Washington — Temporarily presiding over the U.S. House on Friday, U.S. Rep. Karen Handel, R-Roswell, found herself injected into the debate over family separation when U.S. Rep. Ted Lieu, a California Democrat, refused to turn off a ProPublica recording of children crying in a detention center.
Lieu began his six-minute speech of an administration policy that President Donald Trump reversed on Thursday with a religious-oriented condemnation. Two minutes into his time, he reached into his jacket and apparently turned on a recording device.
Handel, taking her turn as the designated Republican overseeing actions in the chamber, immediately asked him to stop, citing a House rule that forbids the playing of electronic devices. Ultimately, Lieu was confronted by the sergeant of arms, reached into his jacket, and turned the device off.
President Donald Trump urged Republican lawmakers on Friday to drop their efforts to pass comprehensive immigration legislation until after the November elections, sending mixed signals to his party amid an ongoing crisis over his border policies.
Trump, faced with a public outcry over his policy that separated children from their migrant parents at the U.S. border with Mexico, has gone back and forth on ways to solve the country’s immigration problems, which he blames on Democrats.
By seeking to keep that blame on the opposition party, he is hoping to galvanize support from his base for midterm elections that could swing the balance of power on Capitol Hill.
“Elect more Republicans in November and we will pass the finest, fairest and most comprehensive Immigration Bills anywhere in the world,” Trump said on Twitter.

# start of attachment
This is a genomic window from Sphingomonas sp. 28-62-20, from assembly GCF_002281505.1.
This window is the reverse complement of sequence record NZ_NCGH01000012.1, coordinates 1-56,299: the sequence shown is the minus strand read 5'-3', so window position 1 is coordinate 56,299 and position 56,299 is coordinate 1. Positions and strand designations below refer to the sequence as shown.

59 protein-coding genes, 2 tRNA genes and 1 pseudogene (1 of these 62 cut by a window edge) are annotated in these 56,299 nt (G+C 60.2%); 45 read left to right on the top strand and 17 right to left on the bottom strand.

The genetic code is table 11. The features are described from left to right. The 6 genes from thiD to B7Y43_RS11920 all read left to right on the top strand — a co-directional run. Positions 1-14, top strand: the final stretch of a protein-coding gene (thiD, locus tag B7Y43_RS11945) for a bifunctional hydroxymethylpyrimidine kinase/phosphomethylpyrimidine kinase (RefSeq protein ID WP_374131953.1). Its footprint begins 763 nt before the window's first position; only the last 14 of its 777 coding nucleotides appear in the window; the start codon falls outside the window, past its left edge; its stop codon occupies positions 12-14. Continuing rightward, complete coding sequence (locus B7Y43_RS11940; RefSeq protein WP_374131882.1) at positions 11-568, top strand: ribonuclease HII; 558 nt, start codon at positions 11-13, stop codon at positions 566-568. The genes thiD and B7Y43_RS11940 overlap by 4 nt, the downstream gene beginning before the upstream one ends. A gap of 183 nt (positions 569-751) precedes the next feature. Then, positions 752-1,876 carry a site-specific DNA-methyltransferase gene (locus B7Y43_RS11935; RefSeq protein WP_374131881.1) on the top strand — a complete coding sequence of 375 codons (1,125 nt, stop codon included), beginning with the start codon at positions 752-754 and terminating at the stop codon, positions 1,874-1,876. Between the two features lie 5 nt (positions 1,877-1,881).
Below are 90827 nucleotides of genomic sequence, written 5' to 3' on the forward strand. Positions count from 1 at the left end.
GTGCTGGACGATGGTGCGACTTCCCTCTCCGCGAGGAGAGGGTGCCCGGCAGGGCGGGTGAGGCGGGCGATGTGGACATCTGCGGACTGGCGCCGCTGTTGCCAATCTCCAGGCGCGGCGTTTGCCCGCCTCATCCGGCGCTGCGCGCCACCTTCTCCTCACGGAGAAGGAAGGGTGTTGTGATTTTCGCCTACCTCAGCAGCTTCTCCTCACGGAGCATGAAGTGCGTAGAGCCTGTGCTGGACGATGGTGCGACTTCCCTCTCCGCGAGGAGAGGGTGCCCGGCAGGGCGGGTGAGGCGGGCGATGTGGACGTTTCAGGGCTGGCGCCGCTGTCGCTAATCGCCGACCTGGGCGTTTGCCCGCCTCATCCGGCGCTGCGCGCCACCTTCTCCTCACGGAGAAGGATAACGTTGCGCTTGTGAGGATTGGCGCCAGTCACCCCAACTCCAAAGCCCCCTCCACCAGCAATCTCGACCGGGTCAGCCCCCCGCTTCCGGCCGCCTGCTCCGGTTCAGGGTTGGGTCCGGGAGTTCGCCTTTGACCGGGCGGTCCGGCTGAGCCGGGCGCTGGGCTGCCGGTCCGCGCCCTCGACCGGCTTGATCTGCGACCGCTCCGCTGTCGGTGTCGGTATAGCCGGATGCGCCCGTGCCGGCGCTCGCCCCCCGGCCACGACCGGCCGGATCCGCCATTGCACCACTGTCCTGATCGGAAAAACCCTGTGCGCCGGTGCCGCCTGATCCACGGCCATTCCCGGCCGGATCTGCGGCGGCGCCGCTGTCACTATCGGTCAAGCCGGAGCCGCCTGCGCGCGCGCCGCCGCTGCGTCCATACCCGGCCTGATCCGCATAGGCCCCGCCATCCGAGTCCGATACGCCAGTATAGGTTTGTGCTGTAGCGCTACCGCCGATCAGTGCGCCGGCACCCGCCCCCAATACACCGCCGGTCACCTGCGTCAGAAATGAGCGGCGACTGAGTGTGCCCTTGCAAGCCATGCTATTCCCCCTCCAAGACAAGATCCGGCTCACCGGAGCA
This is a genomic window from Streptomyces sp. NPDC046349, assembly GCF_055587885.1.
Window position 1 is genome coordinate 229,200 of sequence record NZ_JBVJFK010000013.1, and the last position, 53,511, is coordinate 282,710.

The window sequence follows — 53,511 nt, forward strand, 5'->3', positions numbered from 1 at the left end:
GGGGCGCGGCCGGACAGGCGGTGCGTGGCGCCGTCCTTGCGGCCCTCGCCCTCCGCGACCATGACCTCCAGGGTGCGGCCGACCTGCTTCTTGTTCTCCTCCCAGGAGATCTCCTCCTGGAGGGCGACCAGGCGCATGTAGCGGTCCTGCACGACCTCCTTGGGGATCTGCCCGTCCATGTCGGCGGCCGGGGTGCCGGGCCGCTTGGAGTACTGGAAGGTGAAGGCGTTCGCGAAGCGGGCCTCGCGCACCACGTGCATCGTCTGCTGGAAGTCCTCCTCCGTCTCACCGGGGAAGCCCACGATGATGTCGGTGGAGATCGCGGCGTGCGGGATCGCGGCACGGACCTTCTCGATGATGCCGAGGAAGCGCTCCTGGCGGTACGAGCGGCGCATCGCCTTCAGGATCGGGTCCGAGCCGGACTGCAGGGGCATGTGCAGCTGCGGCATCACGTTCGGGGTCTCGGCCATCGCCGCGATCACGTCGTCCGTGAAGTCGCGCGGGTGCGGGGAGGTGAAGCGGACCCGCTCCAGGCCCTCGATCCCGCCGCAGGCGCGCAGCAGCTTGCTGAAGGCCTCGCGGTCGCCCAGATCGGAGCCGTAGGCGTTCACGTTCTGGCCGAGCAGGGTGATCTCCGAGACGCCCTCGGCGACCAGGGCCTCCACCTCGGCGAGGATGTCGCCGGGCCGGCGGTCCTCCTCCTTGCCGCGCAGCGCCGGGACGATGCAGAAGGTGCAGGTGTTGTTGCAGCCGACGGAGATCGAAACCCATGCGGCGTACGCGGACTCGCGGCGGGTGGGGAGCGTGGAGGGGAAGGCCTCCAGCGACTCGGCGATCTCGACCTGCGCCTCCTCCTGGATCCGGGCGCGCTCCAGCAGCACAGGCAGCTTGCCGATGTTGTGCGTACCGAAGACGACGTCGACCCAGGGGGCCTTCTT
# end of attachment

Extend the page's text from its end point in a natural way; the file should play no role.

“Republicans should stop wasting their time on Immigration until after we elect more Senators and Congressmen/women in November. Dems are just playing games, have no intention of doing anything to solves this decades old problem. We can pass great legislation after the Red Wave!” he said.
All 435 House seats and a third of the 100-member Senate will be up for grabs in November. Democrats are hoping discontent with Trump’s policies, including on immigration, will help them pick up the 23 seats needed to recapture a majority in the House. Their task is more daunting in the Senate, where they need to pick up only two seats for a majority but are defending 26 seats to just nine held by Republicans.
Trump bowed to intense pressure on Wednesday and signed an order ending the separation of children from their families while parents are prosecuted for crossing the border illegally, which had caused uproar at home and abroad. He said then he wanted Congress to pass a more comprehensive immigration bill.
The House on Thursday rejected a bill favored by conservatives that would have halted the practice of splitting up families and addressed a range of other immigration issues.
The bill was defeated in a 231-193 vote, with 41 Republicans joining the opposition. The House also postponed, likely until next week, a vote on a more moderate bill in order to try to drum up more support.
Trump’s latest tweets could gut that effort.
“Game over,” said Representative Mark Sanford, a Republican critic of Trump who came under withering attack from the president before losing his primary race this month.